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United States v. Masaoud

United States District Court, D. New Hampshire

March 19, 2018

United States of America
v.
Bashir Masaoud

          Donald A. Feith, Esq., Dorothy E. Graham, Esq. U.S. Probation U.S. Marshal

          ORDER

          JOSEPH A. DICLERICO JR. ' UNITED STATES DISTRICT JUDGE

         Bashir Masaoud was indicted on two counts of assault on a federal officer in violation of 18 U.S.C. § 111. In both counts, the government alleges that Masaoud “did knowingly forcibly assault, resist, oppose, impede, intimidate and interfere” with the officer “while [the officer] was engaged in the performance of his official duties.” Masaoud moves to dismiss the charges on the ground that the mens rea required for violation of § 111 is intentionally, not knowingly. The government objects.

         Discussion

         At the time of the events underlying the charges against Masaoud, he was incarcerated at FCI-Berlin in New Hampshire. He is charged with assaulting two guards at the prison in May of 2017. The government alleges that Masaoud grabbed one officer by the shirt and attempted to hit him with a closed fist and kicked the other officer.

         Section 111 provides in pertinent part:

         Whoever-

(1) forcibly assaults, resists, opposes, impedes, intimidates, or interferes with any person designated in section 1114 of this title while engaged in or on account of the performance of official duties; . . .
Shall, where the acts in violation of this section constitute only simple assault, be fined under this title or imprisoned not more than one year, or both, and where such acts involve physical contact with the victim of that assault or the intent to commit another felony, be fined under this title or imprisoned not more than 8 years, or both.

§ 111(a). The statute does not expressly include the mens rea necessary to be convicted under § 111. Cf. Dixon v. United States, 548 U.S. 1, 7 (2006) (when the statute provides the required mental state that becomes an element of the offense). “The fact that the statute does not specify any required mental state, however, does not mean that none exists” because “a guilty mind is a necessary element in the indictment and proof of every crime.” Elonis v. United States, 135 S.Ct. 2001, 2009 (2015) (internal quotation marks omitted).

         Neither the Supreme Court nor the First Circuit has determined what mental state is required to violate § 111. The government contends that § 111 is a general intent crime, which requires that the defendant acted knowingly. See Kucinski v. United States, 2016 WL 4444736, at *6 (D.N.H. Aug. 23, 2016) (explaining the general intent mental state as knowingly). Masaoud contends that § 111 is a specific intent crime which requires an intentional violation. See United States v. Dyer, 589 F.3d 520, 533 (1st Cir. 2009) (“A specific intent crime is one committed voluntarily and purposely with the specific intent to do something the law forbids.” (internal quotation marks omitted)).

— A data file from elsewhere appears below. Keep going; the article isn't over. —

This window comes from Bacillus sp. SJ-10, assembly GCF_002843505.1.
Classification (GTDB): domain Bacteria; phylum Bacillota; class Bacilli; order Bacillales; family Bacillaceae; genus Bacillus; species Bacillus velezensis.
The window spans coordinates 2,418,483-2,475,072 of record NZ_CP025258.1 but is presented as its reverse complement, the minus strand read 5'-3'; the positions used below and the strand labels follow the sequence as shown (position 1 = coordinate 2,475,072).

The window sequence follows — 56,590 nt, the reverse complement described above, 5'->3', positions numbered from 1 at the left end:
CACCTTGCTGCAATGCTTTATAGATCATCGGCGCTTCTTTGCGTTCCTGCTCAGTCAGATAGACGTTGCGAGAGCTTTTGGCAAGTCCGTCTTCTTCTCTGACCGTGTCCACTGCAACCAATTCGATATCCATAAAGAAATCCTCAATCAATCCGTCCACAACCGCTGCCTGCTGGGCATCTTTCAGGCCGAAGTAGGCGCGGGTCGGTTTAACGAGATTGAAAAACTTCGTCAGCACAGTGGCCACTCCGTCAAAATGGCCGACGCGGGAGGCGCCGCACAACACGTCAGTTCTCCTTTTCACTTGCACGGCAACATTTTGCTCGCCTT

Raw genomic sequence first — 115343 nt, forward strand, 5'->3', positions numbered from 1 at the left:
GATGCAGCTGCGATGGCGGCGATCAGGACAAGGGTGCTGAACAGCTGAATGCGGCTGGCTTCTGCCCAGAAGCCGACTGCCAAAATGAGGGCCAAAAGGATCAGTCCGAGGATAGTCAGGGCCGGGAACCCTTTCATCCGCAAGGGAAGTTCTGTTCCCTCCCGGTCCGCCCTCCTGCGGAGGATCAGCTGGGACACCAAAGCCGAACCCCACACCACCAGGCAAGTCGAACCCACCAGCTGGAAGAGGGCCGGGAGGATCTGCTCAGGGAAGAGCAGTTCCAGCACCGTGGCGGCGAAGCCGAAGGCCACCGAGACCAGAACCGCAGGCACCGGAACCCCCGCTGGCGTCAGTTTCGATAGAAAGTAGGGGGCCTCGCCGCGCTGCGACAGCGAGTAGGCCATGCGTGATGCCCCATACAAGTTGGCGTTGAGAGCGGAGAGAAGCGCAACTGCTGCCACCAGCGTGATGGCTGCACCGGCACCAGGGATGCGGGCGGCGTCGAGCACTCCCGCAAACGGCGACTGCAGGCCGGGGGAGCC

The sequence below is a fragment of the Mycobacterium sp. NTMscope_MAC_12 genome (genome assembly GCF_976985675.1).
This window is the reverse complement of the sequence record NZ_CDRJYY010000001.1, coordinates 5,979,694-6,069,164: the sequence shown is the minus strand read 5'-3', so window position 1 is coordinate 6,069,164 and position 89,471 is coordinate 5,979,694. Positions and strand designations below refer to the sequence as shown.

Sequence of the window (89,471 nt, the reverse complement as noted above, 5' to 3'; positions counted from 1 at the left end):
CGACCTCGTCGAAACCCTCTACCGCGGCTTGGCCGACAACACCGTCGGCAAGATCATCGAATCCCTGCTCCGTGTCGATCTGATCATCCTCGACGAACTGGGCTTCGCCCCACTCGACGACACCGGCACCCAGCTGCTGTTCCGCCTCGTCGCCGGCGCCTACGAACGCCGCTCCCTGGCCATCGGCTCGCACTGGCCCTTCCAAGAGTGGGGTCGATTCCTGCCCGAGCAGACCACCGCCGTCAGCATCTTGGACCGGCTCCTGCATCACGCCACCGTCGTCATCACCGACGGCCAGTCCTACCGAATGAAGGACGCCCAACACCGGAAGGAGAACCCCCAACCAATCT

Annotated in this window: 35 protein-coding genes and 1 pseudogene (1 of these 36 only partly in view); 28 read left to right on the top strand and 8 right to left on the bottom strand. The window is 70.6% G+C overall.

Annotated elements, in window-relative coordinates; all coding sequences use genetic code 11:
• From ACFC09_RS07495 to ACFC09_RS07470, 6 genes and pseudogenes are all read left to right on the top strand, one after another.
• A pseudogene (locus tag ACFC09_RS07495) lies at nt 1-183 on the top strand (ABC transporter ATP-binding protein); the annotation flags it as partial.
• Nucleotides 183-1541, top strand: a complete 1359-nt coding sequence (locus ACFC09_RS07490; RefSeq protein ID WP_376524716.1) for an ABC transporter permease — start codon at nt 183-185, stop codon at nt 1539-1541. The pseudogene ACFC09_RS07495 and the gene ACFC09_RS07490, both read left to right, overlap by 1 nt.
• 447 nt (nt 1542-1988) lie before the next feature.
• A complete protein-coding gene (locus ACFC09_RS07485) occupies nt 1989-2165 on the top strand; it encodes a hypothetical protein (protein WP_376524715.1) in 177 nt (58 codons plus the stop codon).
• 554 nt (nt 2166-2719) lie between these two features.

In United States v. Feola, 420 U.S. 671 (1975), the Supreme Court considered whether the government must prove that a defendant knew that his victim was a federal officer to convict the defendant under § 111. Id. at 684. The Court concluded that knowledge of the victim's identity was not necessary because “[a]ll the statute requires is an intent to assault, not an intent to assault a federal officer.” Id. The Court did not have reason to and did not decide whether violation of § 111 required specific or general intent.

         A few years later, the First Circuit decided an appeal in which the defendant argued that the evidence at his trial was insufficient to show his specific intent to violate § 111. United States v. Caruana, 652 F.2d 220, 221 (1st Cir. 1981). Because the issue was not raised, the court did not consider whether proof of specific intent was necessary. Instead, the court determined that sufficient evidence had been introduced at Caruana's trial to show that Caruana had the specific intent to intimidate the federal officers. Id. at 222.

         More recently, the First Circuit addressed the issue of whether violation of § 111 constitutes a crime of violence for purposes of the Armed Career Criminal Act. United States v. Taylor,848 F.3d 476, 491-94 (1st Cir. 2017). The court held that the two parts of § 111, § 111(a) and § 111(b), are divisible and that violation of § 111(b) is a crime of violence. Id. at 494. The court ...


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